The calendar and clock continue to move forward. May. June. July. August. I'm desperately torn between my darkened skin soaking up every ray of sunshine it can catch, while simultaneously, anticipating what the end of summer will bring. I'm a woman with two loves. A deep desire to stay put, cozy in my unflattering pajamas and familiar bed, surrounded by my creaturely comforts and preferences. A black espresso in the morning. Life in the country, with my children and animals. Some weight lifting in the afternoon and sparkling wine with dinner, please and thank you.
But then there's her.
The piece of me that loves something else, something far away. Something that is not even hers to love, really. Italy.
Two generations ago, my great-grandparents immigrated to America. My great-Grandmother refused to let Norwegian be spoken in the home, even though it was her native tongue. Her and my great-Grandfather had committed to a new life, a life across the globe from their heritage and family. I love that heritage and I love what it has meant for my great-Grandparents, my grandparents, and now me. All my grandparents are passed now. I miss them and the stories they shared of their families. Our roots are broad across Scandinavia on both sides of my family, isolating primarily in Norway. A country that I yearn to visit someday (a land littered with some relatives I would love to meet). I find myself like a lot of Americans. So deeply grateful for the country that I love and the opportunities I'm afforded, yet with disoriented ties back to the “motherland”.
How can I be American and love America, while simultaneously, feeling drawn back to a heritage that was/was never mine? It's a complicated wrestling match in my mind.
When I took my first trip to Europe fifteen years ago, Pandora's box exploded with experience and opportunity and almost a permission to expand to something beyond the large borders of America. It's not that our heritage doesn't matter. But maybe we have the opportunity, as a different generation, for exploration and growth.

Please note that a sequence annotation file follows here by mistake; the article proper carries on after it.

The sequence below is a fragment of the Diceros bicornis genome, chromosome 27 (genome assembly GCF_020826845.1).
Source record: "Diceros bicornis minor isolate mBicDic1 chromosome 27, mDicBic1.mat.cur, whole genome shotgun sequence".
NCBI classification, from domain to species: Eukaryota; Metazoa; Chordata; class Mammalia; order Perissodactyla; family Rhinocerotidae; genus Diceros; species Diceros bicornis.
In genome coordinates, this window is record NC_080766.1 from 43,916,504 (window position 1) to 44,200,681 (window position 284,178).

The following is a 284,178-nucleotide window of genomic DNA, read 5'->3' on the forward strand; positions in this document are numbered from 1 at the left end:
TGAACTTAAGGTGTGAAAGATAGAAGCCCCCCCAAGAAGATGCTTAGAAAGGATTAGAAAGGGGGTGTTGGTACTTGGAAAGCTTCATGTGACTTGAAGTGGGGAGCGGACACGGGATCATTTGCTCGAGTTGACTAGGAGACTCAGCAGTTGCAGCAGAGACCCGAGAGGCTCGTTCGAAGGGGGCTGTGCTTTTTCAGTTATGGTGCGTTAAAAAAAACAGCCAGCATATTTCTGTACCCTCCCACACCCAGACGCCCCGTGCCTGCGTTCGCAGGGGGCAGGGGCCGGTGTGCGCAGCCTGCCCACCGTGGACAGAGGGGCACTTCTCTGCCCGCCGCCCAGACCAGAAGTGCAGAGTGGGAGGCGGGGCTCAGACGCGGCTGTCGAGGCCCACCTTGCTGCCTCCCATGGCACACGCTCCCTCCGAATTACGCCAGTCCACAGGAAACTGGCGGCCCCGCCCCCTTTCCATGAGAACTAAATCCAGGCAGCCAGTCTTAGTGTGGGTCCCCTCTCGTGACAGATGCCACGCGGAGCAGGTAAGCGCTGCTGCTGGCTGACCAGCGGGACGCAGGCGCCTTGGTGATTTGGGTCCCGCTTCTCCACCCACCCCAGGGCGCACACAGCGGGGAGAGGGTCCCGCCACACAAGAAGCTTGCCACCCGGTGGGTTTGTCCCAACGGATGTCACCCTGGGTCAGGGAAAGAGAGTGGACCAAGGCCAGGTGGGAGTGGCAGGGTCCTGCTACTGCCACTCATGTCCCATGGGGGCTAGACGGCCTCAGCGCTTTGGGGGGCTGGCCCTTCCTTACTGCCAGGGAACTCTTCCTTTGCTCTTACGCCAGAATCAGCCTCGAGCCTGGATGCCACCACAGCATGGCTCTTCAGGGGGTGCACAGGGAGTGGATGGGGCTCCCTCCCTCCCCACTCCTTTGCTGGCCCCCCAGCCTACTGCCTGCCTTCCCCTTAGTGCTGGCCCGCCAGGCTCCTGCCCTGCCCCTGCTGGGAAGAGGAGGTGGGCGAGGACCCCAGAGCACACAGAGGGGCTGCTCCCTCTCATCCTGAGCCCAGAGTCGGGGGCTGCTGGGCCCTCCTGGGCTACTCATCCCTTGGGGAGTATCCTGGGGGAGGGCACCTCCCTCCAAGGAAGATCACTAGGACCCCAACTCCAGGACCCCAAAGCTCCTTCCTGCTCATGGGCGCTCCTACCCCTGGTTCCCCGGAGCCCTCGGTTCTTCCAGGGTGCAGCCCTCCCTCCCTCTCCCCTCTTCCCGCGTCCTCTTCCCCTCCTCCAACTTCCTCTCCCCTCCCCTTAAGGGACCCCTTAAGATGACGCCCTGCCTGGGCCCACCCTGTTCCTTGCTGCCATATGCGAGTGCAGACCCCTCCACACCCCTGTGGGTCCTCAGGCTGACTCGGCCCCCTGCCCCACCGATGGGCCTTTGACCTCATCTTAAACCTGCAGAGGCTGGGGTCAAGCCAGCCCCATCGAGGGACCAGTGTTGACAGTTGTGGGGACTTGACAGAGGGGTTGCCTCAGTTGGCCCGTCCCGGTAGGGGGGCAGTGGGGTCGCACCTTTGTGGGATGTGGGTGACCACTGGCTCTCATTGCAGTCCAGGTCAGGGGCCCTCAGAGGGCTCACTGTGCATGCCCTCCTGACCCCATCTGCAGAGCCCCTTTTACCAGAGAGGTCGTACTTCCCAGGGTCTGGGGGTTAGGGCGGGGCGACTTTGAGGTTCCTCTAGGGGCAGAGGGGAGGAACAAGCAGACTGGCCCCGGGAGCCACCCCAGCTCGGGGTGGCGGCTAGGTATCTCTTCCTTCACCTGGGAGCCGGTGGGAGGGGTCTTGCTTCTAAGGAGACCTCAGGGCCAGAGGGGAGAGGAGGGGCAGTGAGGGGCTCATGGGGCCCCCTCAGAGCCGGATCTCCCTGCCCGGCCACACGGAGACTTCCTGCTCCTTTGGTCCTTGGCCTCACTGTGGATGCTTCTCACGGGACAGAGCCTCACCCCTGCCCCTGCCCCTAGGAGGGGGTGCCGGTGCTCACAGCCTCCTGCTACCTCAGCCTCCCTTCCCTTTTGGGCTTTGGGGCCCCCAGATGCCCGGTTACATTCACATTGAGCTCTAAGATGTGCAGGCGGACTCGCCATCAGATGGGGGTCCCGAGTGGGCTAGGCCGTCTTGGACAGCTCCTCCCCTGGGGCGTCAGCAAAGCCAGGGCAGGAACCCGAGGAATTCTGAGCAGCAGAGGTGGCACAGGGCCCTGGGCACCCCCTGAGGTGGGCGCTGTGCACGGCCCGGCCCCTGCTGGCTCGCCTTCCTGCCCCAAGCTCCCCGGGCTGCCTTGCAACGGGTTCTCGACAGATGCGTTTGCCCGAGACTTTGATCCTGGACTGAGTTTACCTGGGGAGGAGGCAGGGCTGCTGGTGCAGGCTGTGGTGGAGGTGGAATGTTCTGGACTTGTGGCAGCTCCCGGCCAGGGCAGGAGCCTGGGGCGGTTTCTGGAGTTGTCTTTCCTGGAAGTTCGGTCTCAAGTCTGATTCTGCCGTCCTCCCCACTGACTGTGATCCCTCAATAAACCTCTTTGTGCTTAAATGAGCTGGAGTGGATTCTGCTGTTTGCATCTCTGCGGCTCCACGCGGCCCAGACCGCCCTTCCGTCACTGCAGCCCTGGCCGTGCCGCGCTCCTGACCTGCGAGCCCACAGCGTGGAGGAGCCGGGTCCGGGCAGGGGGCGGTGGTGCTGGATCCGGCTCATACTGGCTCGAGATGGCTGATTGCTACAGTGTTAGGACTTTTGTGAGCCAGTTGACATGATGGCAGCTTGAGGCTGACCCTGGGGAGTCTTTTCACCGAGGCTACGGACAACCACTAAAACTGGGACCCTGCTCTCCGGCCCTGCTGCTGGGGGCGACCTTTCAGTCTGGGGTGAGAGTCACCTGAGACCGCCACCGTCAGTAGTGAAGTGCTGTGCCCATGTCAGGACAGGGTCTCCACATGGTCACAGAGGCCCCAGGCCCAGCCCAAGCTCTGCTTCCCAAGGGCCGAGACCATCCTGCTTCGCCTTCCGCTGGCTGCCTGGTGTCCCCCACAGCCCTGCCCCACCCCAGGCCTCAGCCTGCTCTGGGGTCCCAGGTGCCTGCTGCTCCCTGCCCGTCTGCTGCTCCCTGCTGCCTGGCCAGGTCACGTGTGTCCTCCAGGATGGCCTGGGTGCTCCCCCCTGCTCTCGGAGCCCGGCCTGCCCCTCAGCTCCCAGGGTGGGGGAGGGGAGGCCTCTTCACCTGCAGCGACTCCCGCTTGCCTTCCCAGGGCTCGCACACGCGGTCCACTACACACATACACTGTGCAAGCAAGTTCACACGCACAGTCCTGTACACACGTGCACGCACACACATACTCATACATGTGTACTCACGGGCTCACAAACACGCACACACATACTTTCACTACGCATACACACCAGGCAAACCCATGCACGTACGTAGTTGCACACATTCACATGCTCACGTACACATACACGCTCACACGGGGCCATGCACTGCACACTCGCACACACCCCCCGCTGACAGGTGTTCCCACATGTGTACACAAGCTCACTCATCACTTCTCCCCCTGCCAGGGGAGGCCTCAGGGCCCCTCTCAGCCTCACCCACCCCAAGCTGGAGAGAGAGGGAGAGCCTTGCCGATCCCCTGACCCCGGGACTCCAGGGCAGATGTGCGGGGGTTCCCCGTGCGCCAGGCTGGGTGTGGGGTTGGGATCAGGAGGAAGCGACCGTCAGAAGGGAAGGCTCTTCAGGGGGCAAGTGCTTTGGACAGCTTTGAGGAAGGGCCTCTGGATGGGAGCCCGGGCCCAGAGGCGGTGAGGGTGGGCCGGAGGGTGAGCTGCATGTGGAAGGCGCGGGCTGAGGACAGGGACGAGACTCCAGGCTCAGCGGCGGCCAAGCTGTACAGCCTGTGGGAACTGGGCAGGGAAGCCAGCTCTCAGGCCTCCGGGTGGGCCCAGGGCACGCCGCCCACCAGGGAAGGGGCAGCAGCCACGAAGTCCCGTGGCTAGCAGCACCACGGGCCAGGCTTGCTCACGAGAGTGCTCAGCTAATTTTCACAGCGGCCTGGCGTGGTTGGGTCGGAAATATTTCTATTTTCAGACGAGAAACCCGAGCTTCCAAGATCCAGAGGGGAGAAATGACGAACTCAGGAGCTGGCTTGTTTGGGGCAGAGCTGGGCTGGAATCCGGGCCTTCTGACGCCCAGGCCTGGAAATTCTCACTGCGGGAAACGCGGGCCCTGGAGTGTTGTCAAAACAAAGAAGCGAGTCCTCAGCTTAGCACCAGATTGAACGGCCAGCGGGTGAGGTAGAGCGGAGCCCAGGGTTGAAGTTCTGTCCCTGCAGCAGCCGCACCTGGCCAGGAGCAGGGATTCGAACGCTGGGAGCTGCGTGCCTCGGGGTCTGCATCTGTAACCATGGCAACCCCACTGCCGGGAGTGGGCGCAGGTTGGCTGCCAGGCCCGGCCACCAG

I used to see it as a deficit – being a “euro-mutt”. A “not here, but not there” kind of heritage. As if my inability to point to a pinprick on a map or sing the songs of my people somehow pointed to a lack of history, of belonging in the bigger picture.
In all my years of grappling, I've come to peace with it in this way: as an American, I am given the gift of broadness. I can, in the same day, eat tacos with my Mexican neighbors and eat lefse with my family. What some may see as a lack of “heritage”, I see as freedom to taste and explore and experience. I love the people here. People from various backgrounds and places. Immigrants. Locals. A cornucopia of history and culture and food and heritage.
I can love my Norwegian heritage and simultaneously love throwing down on some Chinese dumplings. I can also love Italy in my bones. Come on ya'll. That's freedom. PS: I'm very confident my great-Grandparents would've loved street tacos.
The heritage of my bones may not come from Italian soil, but it was a love-affair that began immediately. Foreign, but so comfortable and familiar. Much like when I met Stuart (in a bar, mind you, but that's not the point). I was captivated. Drawn in. Ensnared.
Part of me desires to stay here on the farm: safe and comfortable. But the other part? She insists that I go back to this land that I love: budgets, comforts, and sea-sickness be damned. She insists that I study and carry on traditions and knowledge that I find valuable. She insists that I learn to cook more with my heart and hands. She insists that I put down the plow and learn to play. She insists that I learn from everyone around me. She insists that I learn to love people, hospitality, laughter, serving, and humility more. She insists that I dish up an extra serving.
My eyes are open, Sicily.
My friend, Dolores, has been busy at work piecing together our trip. You can follow along with her version of the tales right here. I'm deeply indebted to her and the incredible knowledge that her Sicilian heritage is allotting us as we plan our travels (spoiler: there's not one tourist checkpoint included). Dolores, in all her wisdom, planned our trip to center around just two things: eating and people.
Eating and people are universal, no matter where we come from.
(I accidentally wrote “no matter where we love from” initially and kinda-sorta wanted to leave it.)
Anyway. T-minus 4 weeks until touchdown. We're in the logistics planning of the trip now. One of the many challenges includes figuring out how to get all of our cameras, drones, tripods, and audio recording equipment there in one piece. This isn't just a trip for us. The entire journey will be documented to share with you.
We're going together. To learn, create, and be revived.
Resourcefulness over accolades.
More people, less stuff.
Busy hands, open table.
See? We're learning already.